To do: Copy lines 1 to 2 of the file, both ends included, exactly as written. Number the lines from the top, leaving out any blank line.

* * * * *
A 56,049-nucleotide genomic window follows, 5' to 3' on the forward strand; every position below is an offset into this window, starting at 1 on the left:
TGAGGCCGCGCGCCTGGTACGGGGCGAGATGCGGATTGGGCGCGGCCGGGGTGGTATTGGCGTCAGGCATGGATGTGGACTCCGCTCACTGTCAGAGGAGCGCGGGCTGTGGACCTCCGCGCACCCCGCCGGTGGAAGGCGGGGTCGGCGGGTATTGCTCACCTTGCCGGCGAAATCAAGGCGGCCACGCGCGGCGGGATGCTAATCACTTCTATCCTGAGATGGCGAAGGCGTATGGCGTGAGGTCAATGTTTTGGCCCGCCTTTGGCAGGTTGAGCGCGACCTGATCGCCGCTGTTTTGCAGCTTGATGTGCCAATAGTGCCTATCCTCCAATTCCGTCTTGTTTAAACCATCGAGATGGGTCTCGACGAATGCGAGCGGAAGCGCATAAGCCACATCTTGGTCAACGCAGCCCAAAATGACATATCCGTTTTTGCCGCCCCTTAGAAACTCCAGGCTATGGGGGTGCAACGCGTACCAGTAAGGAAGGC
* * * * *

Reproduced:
A 56,049-nucleotide genomic window follows, 5' to 3' on the forward strand; every position below is an offset into this window, starting at 1 on the left:
TGAGGCCGCGCGCCTGGTACGGGGCGAGATGCGGATTGGGCGCGGCCGGGGTGGTATTGGCGTCAGGCATGGATGTGGACTCCGCTCACTGTCAGAGGAGCGCGGGCTGTGGACCTCCGCGCACCCCGCCGGTGGAAGGCGGGGTCGGCGGGTATTGCTCACCTTGCCGGCGAAATCAAGGCGGCCACGCGCGGCGGGATGCTAATCACTTCTATCCTGAGATGGCGAAGGCGTATGGCGTGAGGTCAATGTTTTGGCCCGCCTTTGGCAGGTTGAGCGCGACCTGATCGCCGCTGTTTTGCAGCTTGATGTGCCAATAGTGCCTATCCTCCAATTCCGTCTTGTTTAAACCATCGAGATGGGTCTCGACGAATGCGAGCGGAAGCGCATAAGCCACATCTTGGTCAACGCAGCCCAAAATGACATATCCGTTTTTGCCGCCCCTTAGAAACTCCAGGCTATGGGGGTGCAACGCGTACCAGTAAGGAAGGC